|Logical constants: logical constants are also called logical particles or connectives, they are e.g. “and”; “or”; “if”; “then”; “not”. The expression constant is used, because the meaning of the logical links cannot change also in the translation into other languages, but always remains. For example, if one was to try to replace "and" with "or" in the case of a translation, mistakes would arise which could be determined, even if the vocabulary of the foreign language is not entirely known.|
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Translation/logic/logical constants/meaning/RI/Gavagai/Quine: E.g. conjunction: if someone agrees with a composite sentence, but not with one of its constituents, then that is a reason not to consider the composite sentence as a conjunction - "our translation forces our logic on him" - we integrate our logic into the translation rules - circumstances: also integrated into translation rules - e.g. if someone does not agree with a sentence while it is raining, we do not translate it with "it is raining" - ((s) f.o.th- not-not/double negation/ weaker than position) - "Radical interpretation: only circumstances and consistent meaning of logical constants ((s) or logical truths -" Principle: E.g. receiving the evident: evident sentences should proceed with the translation to real and possibly evident sentences ((s) due to the split circumstances).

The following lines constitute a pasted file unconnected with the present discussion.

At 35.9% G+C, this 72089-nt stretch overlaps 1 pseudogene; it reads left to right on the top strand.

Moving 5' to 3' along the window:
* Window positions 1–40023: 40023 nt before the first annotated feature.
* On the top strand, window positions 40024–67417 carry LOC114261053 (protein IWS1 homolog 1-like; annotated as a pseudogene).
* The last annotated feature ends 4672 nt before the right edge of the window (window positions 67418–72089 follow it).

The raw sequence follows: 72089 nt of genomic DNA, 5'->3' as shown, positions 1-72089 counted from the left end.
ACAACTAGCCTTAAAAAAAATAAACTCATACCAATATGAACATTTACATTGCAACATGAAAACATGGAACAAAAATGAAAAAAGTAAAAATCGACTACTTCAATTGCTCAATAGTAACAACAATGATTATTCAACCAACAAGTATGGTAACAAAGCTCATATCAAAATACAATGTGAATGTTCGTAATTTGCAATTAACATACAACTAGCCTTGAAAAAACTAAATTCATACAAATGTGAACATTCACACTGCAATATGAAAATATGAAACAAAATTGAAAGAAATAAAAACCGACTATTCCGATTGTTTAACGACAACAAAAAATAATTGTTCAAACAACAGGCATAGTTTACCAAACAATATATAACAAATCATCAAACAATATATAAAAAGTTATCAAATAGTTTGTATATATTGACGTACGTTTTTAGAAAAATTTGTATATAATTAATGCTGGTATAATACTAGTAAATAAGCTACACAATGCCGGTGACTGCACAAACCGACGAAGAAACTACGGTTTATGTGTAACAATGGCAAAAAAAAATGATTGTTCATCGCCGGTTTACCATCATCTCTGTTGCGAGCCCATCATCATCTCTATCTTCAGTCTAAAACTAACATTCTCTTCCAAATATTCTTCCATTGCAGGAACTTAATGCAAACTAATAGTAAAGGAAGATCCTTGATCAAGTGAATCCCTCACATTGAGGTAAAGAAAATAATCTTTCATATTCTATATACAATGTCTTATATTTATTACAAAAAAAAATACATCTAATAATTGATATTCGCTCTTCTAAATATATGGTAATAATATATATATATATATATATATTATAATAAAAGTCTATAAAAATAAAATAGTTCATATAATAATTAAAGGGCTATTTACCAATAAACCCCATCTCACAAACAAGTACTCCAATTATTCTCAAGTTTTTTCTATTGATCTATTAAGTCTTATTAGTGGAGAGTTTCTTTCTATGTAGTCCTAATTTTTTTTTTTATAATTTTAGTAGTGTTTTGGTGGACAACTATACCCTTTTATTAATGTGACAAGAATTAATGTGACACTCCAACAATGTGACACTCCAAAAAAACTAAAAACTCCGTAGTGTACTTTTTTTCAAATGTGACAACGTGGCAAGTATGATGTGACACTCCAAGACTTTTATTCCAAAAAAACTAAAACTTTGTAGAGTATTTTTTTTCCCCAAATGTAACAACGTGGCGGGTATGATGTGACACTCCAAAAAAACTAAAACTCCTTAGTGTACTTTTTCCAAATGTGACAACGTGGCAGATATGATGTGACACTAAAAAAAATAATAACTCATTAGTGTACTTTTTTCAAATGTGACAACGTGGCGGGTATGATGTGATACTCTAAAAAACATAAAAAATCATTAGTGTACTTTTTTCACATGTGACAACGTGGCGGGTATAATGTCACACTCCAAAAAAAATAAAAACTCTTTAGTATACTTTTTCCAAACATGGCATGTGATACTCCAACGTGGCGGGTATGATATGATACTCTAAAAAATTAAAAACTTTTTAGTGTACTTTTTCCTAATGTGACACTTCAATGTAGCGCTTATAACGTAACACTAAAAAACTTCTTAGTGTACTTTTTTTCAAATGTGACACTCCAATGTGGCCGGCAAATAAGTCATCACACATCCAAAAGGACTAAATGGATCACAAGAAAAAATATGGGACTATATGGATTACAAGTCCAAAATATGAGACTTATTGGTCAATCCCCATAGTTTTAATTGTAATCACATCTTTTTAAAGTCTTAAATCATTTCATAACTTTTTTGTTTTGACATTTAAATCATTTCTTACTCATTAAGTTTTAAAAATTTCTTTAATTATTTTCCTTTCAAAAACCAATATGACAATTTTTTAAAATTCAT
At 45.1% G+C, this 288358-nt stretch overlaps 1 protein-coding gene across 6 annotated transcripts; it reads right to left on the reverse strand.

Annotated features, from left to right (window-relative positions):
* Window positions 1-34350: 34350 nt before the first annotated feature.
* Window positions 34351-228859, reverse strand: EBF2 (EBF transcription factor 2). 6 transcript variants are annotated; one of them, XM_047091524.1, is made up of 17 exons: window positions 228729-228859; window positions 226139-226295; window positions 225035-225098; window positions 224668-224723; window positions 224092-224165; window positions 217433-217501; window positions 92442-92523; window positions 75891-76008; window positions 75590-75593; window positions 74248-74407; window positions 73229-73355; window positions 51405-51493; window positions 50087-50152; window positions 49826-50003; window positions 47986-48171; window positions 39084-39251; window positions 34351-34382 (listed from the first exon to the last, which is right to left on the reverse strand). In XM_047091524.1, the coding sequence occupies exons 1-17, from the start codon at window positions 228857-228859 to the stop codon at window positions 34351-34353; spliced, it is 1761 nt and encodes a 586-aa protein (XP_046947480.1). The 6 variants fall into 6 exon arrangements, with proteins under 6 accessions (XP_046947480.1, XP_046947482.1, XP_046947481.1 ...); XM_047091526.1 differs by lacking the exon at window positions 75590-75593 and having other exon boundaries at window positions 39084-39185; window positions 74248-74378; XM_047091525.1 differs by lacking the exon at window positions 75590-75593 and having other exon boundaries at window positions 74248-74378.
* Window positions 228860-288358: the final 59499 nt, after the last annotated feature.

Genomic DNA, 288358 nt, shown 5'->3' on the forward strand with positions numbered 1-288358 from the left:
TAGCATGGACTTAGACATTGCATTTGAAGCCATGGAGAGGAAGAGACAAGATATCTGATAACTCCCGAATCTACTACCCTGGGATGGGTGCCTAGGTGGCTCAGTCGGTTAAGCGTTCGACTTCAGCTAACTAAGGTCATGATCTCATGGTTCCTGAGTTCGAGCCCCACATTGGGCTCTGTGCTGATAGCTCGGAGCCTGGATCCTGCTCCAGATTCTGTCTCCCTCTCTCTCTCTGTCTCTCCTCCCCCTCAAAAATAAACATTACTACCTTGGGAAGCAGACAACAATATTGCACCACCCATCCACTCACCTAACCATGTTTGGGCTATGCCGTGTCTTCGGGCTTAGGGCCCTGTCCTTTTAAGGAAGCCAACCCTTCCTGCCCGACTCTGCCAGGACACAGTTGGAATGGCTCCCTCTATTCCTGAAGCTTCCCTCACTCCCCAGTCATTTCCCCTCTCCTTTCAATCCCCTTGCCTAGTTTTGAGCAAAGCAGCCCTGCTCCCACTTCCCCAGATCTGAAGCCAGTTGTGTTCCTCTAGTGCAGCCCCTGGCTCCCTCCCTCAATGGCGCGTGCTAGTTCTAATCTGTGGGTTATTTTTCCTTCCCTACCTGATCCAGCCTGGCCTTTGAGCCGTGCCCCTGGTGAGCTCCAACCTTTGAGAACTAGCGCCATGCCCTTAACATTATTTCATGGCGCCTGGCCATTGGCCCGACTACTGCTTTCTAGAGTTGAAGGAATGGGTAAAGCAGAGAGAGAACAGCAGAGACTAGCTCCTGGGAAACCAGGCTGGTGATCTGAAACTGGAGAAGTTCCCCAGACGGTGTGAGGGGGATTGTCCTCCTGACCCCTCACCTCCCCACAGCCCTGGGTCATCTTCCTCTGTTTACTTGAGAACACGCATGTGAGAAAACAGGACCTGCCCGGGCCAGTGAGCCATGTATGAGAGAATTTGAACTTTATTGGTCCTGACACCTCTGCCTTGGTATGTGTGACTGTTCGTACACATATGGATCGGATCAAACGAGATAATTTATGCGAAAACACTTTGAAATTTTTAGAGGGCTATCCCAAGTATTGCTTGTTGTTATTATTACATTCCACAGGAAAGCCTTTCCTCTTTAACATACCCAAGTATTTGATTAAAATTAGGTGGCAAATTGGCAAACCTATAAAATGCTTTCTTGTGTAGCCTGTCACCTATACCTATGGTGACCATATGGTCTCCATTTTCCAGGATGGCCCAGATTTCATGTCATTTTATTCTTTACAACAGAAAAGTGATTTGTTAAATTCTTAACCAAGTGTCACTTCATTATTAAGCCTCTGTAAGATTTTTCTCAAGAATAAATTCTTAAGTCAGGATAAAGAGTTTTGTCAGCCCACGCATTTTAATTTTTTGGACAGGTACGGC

Adjunction/negation/logical operators/Quine: are immanent, not transcendent, because with a different logic, we cannot maintain their meanings.
Wort und Gegenstand Stuttgart 1980
Theorien und Dinge Frankfurt 1985
Grundzüge der Logik Frankfurt 1978
Mengenlehre und ihre Logik Wiesbaden 1967
Die Wurzeln der Referenz Frankfurt 1989
Unterwegs zur Wahrheit Paderborn 1995
From a logical point of view Cambridge, Mass. 1953
Bezeichnung und Referenz
Zur Philosophie der idealen Sprache, J. Sinnreich (Hg), München 1982
Philosophie der Logik Bamberg 2005
Ontologische Relativität Frankfurt 2003